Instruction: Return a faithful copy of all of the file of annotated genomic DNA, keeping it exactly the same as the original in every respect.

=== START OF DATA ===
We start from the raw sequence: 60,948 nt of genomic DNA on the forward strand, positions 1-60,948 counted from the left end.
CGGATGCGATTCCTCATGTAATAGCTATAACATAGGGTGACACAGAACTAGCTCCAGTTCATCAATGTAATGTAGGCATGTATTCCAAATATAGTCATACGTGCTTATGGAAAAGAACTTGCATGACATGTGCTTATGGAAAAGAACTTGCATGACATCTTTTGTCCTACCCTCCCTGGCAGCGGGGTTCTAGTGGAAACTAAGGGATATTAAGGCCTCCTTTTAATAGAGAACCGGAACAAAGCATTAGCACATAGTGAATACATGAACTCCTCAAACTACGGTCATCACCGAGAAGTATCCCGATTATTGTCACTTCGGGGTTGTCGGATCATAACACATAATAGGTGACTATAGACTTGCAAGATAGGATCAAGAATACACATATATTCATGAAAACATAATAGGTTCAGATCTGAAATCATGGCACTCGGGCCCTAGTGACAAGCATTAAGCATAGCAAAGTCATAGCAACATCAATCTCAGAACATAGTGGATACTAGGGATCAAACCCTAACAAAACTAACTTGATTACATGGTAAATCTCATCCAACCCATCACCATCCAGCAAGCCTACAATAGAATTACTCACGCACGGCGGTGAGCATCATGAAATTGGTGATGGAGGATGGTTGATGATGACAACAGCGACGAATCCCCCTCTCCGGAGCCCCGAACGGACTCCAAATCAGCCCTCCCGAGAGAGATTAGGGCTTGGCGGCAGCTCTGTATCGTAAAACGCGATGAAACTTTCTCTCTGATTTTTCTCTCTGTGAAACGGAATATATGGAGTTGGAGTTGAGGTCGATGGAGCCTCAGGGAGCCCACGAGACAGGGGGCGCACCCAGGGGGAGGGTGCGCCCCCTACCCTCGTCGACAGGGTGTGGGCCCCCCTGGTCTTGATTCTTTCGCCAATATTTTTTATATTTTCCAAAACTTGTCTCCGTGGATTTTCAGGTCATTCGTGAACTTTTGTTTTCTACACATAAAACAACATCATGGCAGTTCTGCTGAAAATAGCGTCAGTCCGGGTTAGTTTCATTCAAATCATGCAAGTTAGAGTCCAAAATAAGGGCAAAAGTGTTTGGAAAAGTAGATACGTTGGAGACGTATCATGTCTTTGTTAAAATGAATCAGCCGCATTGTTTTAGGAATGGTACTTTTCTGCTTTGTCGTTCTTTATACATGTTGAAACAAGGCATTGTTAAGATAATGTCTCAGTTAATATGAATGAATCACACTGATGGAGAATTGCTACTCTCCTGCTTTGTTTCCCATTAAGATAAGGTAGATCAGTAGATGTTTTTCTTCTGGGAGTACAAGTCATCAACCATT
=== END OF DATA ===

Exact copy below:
We start from the raw sequence: 60,948 nt of genomic DNA on the forward strand, positions 1-60,948 counted from the left end.
CGGATGCGATTCCTCATGTAATAGCTATAACATAGGGTGACACAGAACTAGCTCCAGTTCATCAATGTAATGTAGGCATGTATTCCAAATATAGTCATACGTGCTTATGGAAAAGAACTTGCATGACATGTGCTTATGGAAAAGAACTTGCATGACATCTTTTGTCCTACCCTCCCTGGCAGCGGGGTTCTAGTGGAAACTAAGGGATATTAAGGCCTCCTTTTAATAGAGAACCGGAACAAAGCATTAGCACATAGTGAATACATGAACTCCTCAAACTACGGTCATCACCGAGAAGTATCCCGATTATTGTCACTTCGGGGTTGTCGGATCATAACACATAATAGGTGACTATAGACTTGCAAGATAGGATCAAGAATACACATATATTCATGAAAACATAATAGGTTCAGATCTGAAATCATGGCACTCGGGCCCTAGTGACAAGCATTAAGCATAGCAAAGTCATAGCAACATCAATCTCAGAACATAGTGGATACTAGGGATCAAACCCTAACAAAACTAACTTGATTACATGGTAAATCTCATCCAACCCATCACCATCCAGCAAGCCTACAATAGAATTACTCACGCACGGCGGTGAGCATCATGAAATTGGTGATGGAGGATGGTTGATGATGACAACAGCGACGAATCCCCCTCTCCGGAGCCCCGAACGGACTCCAAATCAGCCCTCCCGAGAGAGATTAGGGCTTGGCGGCAGCTCTGTATCGTAAAACGCGATGAAACTTTCTCTCTGATTTTTCTCTCTGTGAAACGGAATATATGGAGTTGGAGTTGAGGTCGATGGAGCCTCAGGGAGCCCACGAGACAGGGGGCGCACCCAGGGGGAGGGTGCGCCCCCTACCCTCGTCGACAGGGTGTGGGCCCCCCTGGTCTTGATTCTTTCGCCAATATTTTTTATATTTTCCAAAACTTGTCTCCGTGGATTTTCAGGTCATTCGTGAACTTTTGTTTTCTACACATAAAACAACATCATGGCAGTTCTGCTGAAAATAGCGTCAGTCCGGGTTAGTTTCATTCAAATCATGCAAGTTAGAGTCCAAAATAAGGGCAAAAGTGTTTGGAAAAGTAGATACGTTGGAGACGTATCATGTCTTTGTTAAAATGAATCAGCCGCATTGTTTTAGGAATGGTACTTTTCTGCTTTGTCGTTCTTTATACATGTTGAAACAAGGCATTGTTAAGATAATGTCTCAGTTAATATGAATGAATCACACTGATGGAGAATTGCTACTCTCCTGCTTTGTTTCCCATTAAGATAAGGTAGATCAGTAGATGTTTTTCTTCTGGGAGTACAAGTCATCAACCATT